December 21st, 2016

John C. Garand’s Garand — Springfield M1 Number One Million

John Jean C. Garand M1 NRA Allan Cors Springfield Armory
NRA President Allan Cors’s favorite firearm is this unique M1 Garand, originally given to John C. Garand by the Springfield Armory. Images courtesy NRA Museum (top) and NRA Publications.

NRA President Allan Cors has a very special M1 Garand in his firearms collection. This unique M1 rifle was originally owned by none other than its inventor, John C. Garand. This historic Springfield Armory M1 rifle bears the serial number 1,000,000. This rifle, which came complete with a walnut-fitted case, silver-plated clip and gold-plated cartridges, was originally presented to its designer John C. Garand as a retirement gift in 1953. Remarkably, this gift was the only reward the famous gun designer received for his contribution to the Allied victory in the Second World War.

Read Full Story on NRABlog.com.

Upon his passing, Garand’s family offered the rifle for sale. As the M1 was one of his passions and realizing the extraordinary historic significance of this particular gun, Allan Cors made an offer on the M1. The Garand family accepted.

“I felt very good that they trusted me to do the right thing. Let’s face it: we are only temporary custodians of these things,” Cors said. “They are here in our hands for a while, and then they are passed on to the next generation.”

About John C. Garand
Jean Cantius Garand (January 1, 1888 – February 16, 1974), also known as John C. Garand, was a Canadian designer of firearms who created the M1 Garand, a semi-automatic rifle that was widely used by the U.S. Army and U.S. Marine Corps during both World War II and the Korean War. Garand’s fondness for machinery and target shooting blended naturally into a hobby of designing guns, which however took a more vocational turn in 1917. That year the United States Army took bids on designs for a light machine gun, and Garand’s design was eventually selected by the War Department. The U.S. government employed Garand as an engineer with the Springfield Armory from 1919 until he retired in 1953.

John Jean C. Garand M1Credit: NPS Photo, public domain

In Springfield, Massachusetts, Garand was tasked with designing a basic gas-actuated self-loading infantry rifle and carbine that would eject the spent cartridge and reload a new round based on a gas-operated system. Designing a rifle that was practical in terms of effectiveness, reliability, and production, stretched over time; it took fifteen years to perfect the M1 prototype model to meet all the U.S. Army specifications. The resulting Semiautomatic, Caliber .30, M1 Rifle was patented by Garand in 1932, approved by the U.S. Army on January 9, 1936, and went into mass production in 1940. It replaced the bolt-action M1903 Springfield and became the standard infantry rifle known as the Garand Rifle. During the World War II, over four million M1 rifles were manufactured. The Garand Rifle proved to be an effective and reliable weapon and was praised by General MacArthur. General Patton wrote, “In my opinion, the M1 rifle is the greatest battle implement ever devised.” Source: Wikipedia.com.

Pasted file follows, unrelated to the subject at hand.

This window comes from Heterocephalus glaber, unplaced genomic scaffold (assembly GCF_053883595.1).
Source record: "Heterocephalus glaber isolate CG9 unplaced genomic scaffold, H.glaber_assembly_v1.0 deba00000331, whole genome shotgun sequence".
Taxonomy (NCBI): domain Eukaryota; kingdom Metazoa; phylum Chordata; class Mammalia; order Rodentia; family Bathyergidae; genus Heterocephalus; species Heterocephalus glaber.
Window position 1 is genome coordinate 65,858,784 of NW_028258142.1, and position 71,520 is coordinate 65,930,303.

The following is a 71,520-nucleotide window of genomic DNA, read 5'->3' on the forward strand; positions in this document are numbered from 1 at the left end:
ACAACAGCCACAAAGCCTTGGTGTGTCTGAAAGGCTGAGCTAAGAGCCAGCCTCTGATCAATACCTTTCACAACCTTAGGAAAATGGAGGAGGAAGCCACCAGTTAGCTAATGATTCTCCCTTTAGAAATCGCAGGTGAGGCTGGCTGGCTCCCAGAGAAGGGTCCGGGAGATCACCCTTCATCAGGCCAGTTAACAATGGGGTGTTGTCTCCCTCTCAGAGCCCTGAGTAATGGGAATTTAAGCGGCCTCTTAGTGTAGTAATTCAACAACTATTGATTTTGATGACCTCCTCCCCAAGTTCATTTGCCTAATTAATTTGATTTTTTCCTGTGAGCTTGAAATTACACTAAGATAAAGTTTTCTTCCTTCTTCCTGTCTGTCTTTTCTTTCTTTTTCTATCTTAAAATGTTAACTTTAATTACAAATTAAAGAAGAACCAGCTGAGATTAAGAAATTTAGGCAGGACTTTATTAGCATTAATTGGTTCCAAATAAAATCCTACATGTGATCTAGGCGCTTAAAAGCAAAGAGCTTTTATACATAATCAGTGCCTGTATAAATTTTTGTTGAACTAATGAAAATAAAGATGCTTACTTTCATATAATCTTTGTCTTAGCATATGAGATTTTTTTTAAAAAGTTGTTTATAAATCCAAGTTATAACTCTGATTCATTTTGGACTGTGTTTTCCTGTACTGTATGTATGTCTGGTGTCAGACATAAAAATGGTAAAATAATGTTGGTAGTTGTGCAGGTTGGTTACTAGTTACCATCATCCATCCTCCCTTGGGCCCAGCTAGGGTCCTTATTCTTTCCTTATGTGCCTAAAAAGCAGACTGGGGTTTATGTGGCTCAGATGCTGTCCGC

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December 21st, 2016

Stocking Stuffers — Budget Gift Items for Gun Guys

stocking stuffers christmas gift guide

Christmas is just four days away, so today we’re featuring a hand-picked collection of “stocking stuffers” for precision shooters. So as not to bust your holiday budget, all of our selections are priced under $10.00. These items are handy tools that you’ll use over and over again at the range and/or at your loading bench (so you’re allowed to buy them for yourself, even after Christmas). Our AccurateShooter staffers use most of these items, including the Surveyors Tape, 10X Loupe, Ballistol, Mirage Shades, Crocogators, and Barrel Bags.

Gifts $1 to $5 

Shooting Glasses S&W Safety
Safety Eyewear
$1.50

Surveyors Tape
$1.99
Sinclair Barrel Mirage Shade
Barrel Mirage Shade
$4.95
Carson 10X Magnifier Loupe Loup
Carson 10X Loupe
$4.99

Safety Eyewear ANSI Z87.1. Yes you can get ANSI-approved Safety Eyewear for under two bucks. At that price you should pick up a half-dozen sets, just so you have extras. We recommend that shooters wear eye protection at all times when handling firearms. This eyewear special is offered by CDNN Sports. Call 800-588-9500 to order.

Surveyors’ Tape. Always watch the wind when you shoot. Inexpensive, Day-Glo Surveyors’ Tape (aka “Flagging Tape”), attached to a stake or target frame, makes a good wind indicator. It will flutter even in mild breezes, alerting you to both angle and velocity shifts. This should be part of every range kit. Don’t leave home without it.

Sinclair Barrel Mirage Shade. For high-volume varminters, and competitors who shoot fast in warm weather, a mirage shield is absolutely essential. This prevents hot air rising off the barrel from distorting the image in your scope. The aluminum Sinclair shield can be trimmed to fit, and comes with stick-on Velcro attachments. Two lengths are available: 18″ for short BR barrels, and 24″ for longer barrels.

Carson 10X Loupe. You’ll find dozens of uses for this handy 10X magnifier. Use this Carson 10X Loupe to check for burrs on case mouths, inspect bullet tips, find rifling marks on bullet jackets when setting seating depth, and look for potential separation lines on cases. There are dozens of other uses. In our reloading room, this inexpensive magnifier is one of our most valuable tools.

Gifts $6 to $10 


Dewey Crocogator
$6.50
Ballistol multi-purpose gun lube
Ballistol Aerosol Lube
$8.99
Sinclair Barrel Storage Bag
Benchrite Barrel Bag
$9.50
stalwart wood sinclair loading block
Stalwart Load Block
$9.99